Tuesday, March 31, 2020


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I’ve just finished my latest painting and this is another nocturne. There is something about nocturnes, the inherent mystery, the moodiness, the almost otherworldly eeriness of a scene illuminated by moonlight. Trying to capture this in a painting is challenging.

I used water soluble oils on canvas. I took my direction for this painting from the works of the famous painter of the American West (and master of the nocturne) Mr. Frank Tenney Johnson, as seen below: 

In my opinion Mr. Johnson has no equal when it comes to painting either western scenes or nocturnes.  He had an amazing way of painting only the detail that was necessary, with some parts of his paintings left essentially unfinished, or with details rendered by nothing more than a brief scrub of color. 

Here is Johnson’s painting The Pony Express.

Notice his attention to detail on this part of his painting...

...while elsewhere just a couple of brushes of color become a rock formation...

...or a mountain .

What captivates me most about Johnson's paintings is the way he renders the moonlit sky. 

I couldn’t find much in the way of research regarding Mr. Johnson’s technique except that he would prime his canvas with a slightly reddish tone. In researching other artist’s approach to nocturnes, the recommendation I found helpful was with regard to the underpainting. 

Rather than using the complimentary color to the intended overpainting (orange to blue, for example), the recommendation was to think in terms of warm vs. cool; make the underpainting warm so that the cooler color of the finished night sky seems more illuminated. My approach to this was to use dioxine purple at the outer edges blending gradually warmer toward the center for the underpainting — for the sky only. For everything else I used burnt umber mixed with a little ultramarine blue.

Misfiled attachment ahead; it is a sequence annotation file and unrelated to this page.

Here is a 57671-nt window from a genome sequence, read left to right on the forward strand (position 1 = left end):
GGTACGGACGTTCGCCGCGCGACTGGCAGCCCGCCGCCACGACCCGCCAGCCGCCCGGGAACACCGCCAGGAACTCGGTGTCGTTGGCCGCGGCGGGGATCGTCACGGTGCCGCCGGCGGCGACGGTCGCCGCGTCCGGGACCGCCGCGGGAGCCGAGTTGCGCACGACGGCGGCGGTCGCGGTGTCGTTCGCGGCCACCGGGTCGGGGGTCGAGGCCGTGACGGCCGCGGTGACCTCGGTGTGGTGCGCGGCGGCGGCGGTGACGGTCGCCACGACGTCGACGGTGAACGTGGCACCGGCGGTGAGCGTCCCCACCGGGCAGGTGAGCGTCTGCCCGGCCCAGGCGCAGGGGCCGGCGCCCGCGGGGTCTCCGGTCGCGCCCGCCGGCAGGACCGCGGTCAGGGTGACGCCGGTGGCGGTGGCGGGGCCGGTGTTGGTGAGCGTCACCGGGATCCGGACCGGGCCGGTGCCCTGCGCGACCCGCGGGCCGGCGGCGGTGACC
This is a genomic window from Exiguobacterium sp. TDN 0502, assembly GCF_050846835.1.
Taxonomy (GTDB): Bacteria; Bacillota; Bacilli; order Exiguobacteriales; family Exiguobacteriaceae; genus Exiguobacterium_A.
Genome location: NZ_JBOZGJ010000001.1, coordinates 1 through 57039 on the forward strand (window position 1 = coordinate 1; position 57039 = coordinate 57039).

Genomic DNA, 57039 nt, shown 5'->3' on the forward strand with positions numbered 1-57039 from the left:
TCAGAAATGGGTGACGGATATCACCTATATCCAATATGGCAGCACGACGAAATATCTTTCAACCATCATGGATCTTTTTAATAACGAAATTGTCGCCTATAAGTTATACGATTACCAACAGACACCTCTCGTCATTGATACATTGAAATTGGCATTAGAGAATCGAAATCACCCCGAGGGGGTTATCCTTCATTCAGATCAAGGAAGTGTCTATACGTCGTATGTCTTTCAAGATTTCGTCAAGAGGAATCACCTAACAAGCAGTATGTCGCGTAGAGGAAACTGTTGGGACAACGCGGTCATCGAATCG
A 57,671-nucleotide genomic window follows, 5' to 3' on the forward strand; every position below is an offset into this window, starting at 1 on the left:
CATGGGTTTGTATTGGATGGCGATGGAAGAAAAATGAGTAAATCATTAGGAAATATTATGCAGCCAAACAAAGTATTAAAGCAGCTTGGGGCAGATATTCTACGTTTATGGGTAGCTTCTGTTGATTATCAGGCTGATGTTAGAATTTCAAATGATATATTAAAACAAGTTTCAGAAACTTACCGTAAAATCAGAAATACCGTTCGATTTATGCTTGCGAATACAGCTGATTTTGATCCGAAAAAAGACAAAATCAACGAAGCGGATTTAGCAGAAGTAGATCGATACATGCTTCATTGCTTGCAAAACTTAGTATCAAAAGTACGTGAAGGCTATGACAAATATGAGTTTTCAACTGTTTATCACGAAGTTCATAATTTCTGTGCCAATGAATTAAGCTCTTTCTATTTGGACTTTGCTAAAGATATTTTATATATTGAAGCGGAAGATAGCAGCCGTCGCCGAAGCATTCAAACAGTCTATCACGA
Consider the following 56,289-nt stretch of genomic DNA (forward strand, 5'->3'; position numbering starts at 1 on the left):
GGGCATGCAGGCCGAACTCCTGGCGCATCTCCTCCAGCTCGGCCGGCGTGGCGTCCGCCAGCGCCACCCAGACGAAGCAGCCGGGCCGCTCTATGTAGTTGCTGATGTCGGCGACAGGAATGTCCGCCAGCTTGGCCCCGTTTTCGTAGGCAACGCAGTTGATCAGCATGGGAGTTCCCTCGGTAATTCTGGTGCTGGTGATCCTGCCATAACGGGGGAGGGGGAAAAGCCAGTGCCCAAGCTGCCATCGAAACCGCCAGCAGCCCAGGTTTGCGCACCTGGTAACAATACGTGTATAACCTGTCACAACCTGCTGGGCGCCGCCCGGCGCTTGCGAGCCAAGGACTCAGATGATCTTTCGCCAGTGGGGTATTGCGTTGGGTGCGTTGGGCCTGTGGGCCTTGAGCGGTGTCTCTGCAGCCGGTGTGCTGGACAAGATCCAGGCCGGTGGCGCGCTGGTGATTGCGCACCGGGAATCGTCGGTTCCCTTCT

I tried to keep my detailed work on the horseman and his train with a  minimalistic approach on the nonessential details but I found this to be more difficult than expected as I kept wanting to add details even in non-essential areas. Knowing which areas to keep vague and less detailed takes practice to be sure.

Here are some other nocturne. Notice the different approaches to rendering realistic subjects in moonlight. 

Mead Scheaffer

Charles Rollo Peters

Artist Unknown

In researching how we see the world around us under the light of the moon, I’ve learned that moonlight tends to steal color from that which it illuminates. Objects such as flowers which are vibrant with color when lit by direct sunlight become more gray. Landscapes which we would see as green in daylight become gray as well.

Further, if we stare at them long enough (without any artificial light to spoil the effect) that gray landscape will become blue. This explains why so many artists and even film makers resort to using blues or blue greens when depicting moonlit scenes. But why do we perceive as blue that which we are actually seeing as gray? We know the moon is not blue. In fact, we know it is just reflecting, albeit with less intensity, the same sunlight that illuminates everything so brilliantly during the day. 

To make things more interesting, try reading a book under moonlight. The page will look bright, but if you stare at the words they will fade away! 

The reason for all of this has to do with how our eyes work. Our eyes have two different kinds of cells for detecting light: cones and rods. The cones are stimulated in bright light and are very good at seeing color and details. In dim light cones become less active and the rods more active. The rods, however, are colorblind. Also, the central part of our retina, which we use for reading, is full of cones and has no rods. So at night, when those cones become inactive, we experience a blind spot in that very area of the retina which we use for reading.

This still leaves us with the question of why do we perceive moonlit objects as having a bluish/greenish color? Science simply does not supply a firm answer. I suspect that our brains just take some artistic license by “seeing” blue in moonlight as it attempts to interpret a gray world we normally see as very colorful. A more convincing scientific theory is that rods are not completely colorblind but are slightly sensitive to light in the blue/green end of the spectrum.

For a much more complete explanation of the scientific perspective, please see this article by NASA (its where I found all of my information on how the eye perceives color and I basically lifted the information from there):

Here is another wonderful article about our perception of color in moonlight:

For the present, the Moon continues to keeps it’s secrets! 

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